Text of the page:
A guide to the FOIA

The Freedom of Information Act, passed by Congress in 1966, is an essential part of the public’s right to know about their government. (Photo: Kevin McCoy/Wikimedia Commons)

This week is Sunshine Week. Sunshine Week is a week held annually reminding us of the importance of the public’s right to know. At the core of this is the Freedom of Information Act (FOIA), which was signed into law in 1966.

Because of the nature of my work, I have to be selective in the FOIA requests that I file with the US government. Most of the ones that I have written concern UK-US relations, or aspects of British culture that have been popular in America.

Some of them included a request to the FCC of any complaints about Downton Abbey on PBS (there were a few), a request to the State Department for the cost of Winfield House (the US Ambassador’s residence in London), a request to the Department of Justice regarding the Leveson Inquiry and the phone hacking scandal, and a couple of requests regarding Britain’s negotiations to exit the EU, amid the campaign leading up to last year’s referendum.

While a Freedom of Information request can provide an opportunity for a unique story, it can also be a bit intimidating. I may not be a master of FOIA requests, but what I have found as a journalist starting out is that for the most part, filing a request and tracking it is as simple as making that all important phone call for a story.

Here are some tips I have found helpful so you can get better acquainted with FOIA.

  • Keep a paper trail: Keep a copy of the request you send in (contact details are listed by the agency or compiled on this FOIA web site). I’ll usually send mine in by fax and note the date and time that I sent it, and keep it in my files. Also, keep the letters that the agency will send you. That lists the contact information for the office and your request ID to follow up. Finally, keep a record of any personnel in the FOI office you may speak with. If you encounter a problem, that may help expedite or resolve concerns on the agency’s end.
  • Be specific: Don’t be vague in what you ask for – get a specific time period or a specific area. For example, a request to the FCC detailing complaints about all of the Monday night sitcoms on prime time TV is vague. Pinpoint it to a specific program, or perhaps, a specific episode of the program in question.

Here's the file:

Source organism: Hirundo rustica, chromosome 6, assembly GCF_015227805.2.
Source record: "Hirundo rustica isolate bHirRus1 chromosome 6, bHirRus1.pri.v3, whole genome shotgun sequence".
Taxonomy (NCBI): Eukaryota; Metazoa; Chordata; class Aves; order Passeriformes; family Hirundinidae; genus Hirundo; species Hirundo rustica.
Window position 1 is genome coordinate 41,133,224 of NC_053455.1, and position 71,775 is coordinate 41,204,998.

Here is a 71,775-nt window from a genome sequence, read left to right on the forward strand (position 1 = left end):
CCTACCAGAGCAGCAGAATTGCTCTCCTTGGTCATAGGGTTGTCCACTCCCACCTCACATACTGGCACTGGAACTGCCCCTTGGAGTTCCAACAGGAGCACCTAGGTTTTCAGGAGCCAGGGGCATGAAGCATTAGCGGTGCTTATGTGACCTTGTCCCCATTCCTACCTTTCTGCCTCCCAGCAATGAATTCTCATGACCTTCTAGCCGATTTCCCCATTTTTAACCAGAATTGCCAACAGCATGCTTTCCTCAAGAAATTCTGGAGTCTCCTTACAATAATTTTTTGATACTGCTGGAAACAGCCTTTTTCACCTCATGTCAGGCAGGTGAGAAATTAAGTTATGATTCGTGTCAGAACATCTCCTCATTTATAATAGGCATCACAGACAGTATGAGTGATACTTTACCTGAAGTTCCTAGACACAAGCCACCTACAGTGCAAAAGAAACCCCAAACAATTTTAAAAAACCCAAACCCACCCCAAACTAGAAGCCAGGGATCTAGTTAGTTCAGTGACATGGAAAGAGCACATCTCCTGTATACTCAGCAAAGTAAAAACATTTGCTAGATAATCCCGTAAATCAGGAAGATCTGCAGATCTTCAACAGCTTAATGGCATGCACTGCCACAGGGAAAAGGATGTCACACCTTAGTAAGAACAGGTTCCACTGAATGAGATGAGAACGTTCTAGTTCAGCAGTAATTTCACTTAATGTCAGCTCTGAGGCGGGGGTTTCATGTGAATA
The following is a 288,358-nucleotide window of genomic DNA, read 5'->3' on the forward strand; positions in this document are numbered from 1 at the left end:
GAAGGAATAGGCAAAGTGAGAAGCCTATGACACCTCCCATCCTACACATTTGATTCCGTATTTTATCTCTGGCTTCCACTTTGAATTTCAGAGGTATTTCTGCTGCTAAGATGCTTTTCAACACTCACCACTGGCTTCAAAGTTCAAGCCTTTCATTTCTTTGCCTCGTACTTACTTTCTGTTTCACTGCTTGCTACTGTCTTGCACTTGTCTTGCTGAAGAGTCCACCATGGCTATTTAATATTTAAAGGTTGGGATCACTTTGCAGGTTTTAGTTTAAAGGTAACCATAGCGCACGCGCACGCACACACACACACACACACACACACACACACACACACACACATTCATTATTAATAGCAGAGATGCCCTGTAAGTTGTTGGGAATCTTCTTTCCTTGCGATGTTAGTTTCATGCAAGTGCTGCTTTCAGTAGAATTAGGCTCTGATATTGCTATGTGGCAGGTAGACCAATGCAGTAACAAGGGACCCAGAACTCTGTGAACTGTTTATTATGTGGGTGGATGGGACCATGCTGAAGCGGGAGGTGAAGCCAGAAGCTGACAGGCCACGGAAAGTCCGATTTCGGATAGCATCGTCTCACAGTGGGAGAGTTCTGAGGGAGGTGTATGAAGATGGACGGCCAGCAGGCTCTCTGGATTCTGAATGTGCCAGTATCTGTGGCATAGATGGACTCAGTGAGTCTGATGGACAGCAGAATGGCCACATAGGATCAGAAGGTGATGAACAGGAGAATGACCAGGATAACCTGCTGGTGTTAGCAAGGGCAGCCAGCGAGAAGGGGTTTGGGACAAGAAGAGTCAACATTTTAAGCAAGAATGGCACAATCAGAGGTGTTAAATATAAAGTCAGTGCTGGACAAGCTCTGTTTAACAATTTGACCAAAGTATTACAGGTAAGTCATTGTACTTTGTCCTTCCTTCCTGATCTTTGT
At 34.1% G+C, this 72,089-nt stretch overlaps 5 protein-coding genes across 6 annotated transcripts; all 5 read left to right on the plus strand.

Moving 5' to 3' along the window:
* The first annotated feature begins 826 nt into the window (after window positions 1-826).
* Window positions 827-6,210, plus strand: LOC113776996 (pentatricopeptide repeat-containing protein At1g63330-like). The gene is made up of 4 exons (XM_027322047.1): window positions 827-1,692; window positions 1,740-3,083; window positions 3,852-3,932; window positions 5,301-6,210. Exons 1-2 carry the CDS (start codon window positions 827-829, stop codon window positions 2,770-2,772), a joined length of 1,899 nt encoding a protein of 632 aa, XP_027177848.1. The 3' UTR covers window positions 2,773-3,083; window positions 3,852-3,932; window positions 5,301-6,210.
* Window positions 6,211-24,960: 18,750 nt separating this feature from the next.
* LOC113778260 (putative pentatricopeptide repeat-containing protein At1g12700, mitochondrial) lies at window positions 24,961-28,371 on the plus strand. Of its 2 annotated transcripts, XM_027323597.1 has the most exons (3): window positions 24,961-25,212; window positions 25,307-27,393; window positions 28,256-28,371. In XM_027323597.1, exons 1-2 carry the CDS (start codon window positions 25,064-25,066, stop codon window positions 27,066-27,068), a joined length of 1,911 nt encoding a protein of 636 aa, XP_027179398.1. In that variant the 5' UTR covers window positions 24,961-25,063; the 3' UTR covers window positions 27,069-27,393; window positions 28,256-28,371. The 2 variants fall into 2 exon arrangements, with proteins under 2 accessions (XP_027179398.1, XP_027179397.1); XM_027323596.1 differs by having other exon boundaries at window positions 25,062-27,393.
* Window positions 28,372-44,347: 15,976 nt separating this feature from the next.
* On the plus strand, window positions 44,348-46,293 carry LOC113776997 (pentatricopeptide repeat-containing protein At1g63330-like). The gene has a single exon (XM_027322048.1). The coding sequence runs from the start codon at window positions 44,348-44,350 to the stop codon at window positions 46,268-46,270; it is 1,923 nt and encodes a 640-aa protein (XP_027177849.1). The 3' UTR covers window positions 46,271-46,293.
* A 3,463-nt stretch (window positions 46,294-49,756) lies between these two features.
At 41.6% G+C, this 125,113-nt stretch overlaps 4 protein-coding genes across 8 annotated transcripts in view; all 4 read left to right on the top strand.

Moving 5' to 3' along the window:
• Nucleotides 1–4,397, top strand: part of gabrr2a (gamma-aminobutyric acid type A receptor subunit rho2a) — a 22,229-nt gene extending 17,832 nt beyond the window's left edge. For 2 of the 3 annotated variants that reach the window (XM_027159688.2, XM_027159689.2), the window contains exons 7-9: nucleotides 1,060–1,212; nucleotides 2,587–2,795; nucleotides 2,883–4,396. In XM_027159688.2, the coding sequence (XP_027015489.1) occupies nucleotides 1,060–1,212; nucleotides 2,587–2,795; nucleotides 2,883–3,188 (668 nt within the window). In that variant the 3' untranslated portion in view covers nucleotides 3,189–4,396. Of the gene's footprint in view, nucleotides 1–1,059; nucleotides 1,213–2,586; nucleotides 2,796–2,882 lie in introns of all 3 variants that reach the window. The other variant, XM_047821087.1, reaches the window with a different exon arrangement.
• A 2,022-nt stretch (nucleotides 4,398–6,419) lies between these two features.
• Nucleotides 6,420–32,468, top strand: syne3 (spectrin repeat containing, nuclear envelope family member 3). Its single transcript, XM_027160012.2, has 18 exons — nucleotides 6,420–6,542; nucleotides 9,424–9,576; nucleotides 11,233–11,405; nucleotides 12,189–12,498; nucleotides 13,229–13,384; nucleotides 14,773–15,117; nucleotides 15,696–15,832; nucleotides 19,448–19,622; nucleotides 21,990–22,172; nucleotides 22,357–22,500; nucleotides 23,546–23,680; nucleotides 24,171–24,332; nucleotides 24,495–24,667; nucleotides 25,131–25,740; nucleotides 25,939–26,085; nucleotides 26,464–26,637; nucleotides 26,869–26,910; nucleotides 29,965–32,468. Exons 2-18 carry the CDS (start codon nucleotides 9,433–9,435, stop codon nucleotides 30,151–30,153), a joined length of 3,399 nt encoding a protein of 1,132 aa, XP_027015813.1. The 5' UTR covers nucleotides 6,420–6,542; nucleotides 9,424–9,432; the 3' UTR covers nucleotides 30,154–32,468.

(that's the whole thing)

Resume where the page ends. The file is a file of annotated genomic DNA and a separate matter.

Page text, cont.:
• Give context: Explain a little bit of your story and how it correlates with the request. You can write a brief paragraph in your letter about why this is important, or also enclose articles from other sources that points back to your request. Citing is never a bad thing, and it will help the agency better understand the information you’re looking for.
  • Don’t be afraid to follow up: Most FOIA staff I have worked with have been incredibly friendly and helpful, so one phone call inquiring won’t hurt. Just make sure you have your request ID in front of you when you call.
  • Seek advice if there’s a problem: There may be instances where you may not hear anything for months and months. If following up with the agency has not helped, or you go without a response on a timetable, there are resources available to you, including OGIS, operated through the National Archives and Records Administration. If you decide to contact them, explain what you have done and send them a copy of your original request, as well as any correspondence. You’ll receive a letter from a specialist who can do some research for you and figure out the process. Don’t hesitate to follow up with them afterwards for help if you need it.
  • Consider the public interest: Once your request gets processed and you get the data that you need, take time to review it. If you know it will be useful for your story, go ahead and get going. If you decide not to use it, don’t worry – you’re doing the public (and your peers in the industry) a favor by seeing that information is in the public domain.

When you look at the SPJ’s Code of Ethics, at its core is this phrase: “Seek truth and report it.” The phrase however does not apply to politics exclusively – it applies to all of the beats, be it associated with current affairs, sport or lifestyle and culture. Seek truth and report it is the crux of the mission of journalists, in order to help the world be informed, educated and engaged.

Reporting with the help of the Freedom of Information Act is an essential part of the public’s right to know. After all, it isn’t about the journalists who file the request, but those who benefit from the information provided – the audience.

Editor’s note: Lynn Walsh, SPJ president, serves as a member of the FOIA Advisory Committee, part of the National Archives and Records Administration, which OGIS provides administrative support to.

Alex Veeneman, a Chicago based SPJ member, is a member of SPJ’s Ethics Committee and a contributor to the SPJ blog network. 

Outside of SPJ, Veeneman is a Managing Editor and contributing writer for Kettle Magazine, an online publication in the UK. You can interact with Veeneman on Twitter here.

The views expressed in this blog post unless otherwise specified are that of the author’s, and do not necessarily reflect the views of the Generation J Community, the board and staff of the Society of Professional Journalists, or its members.

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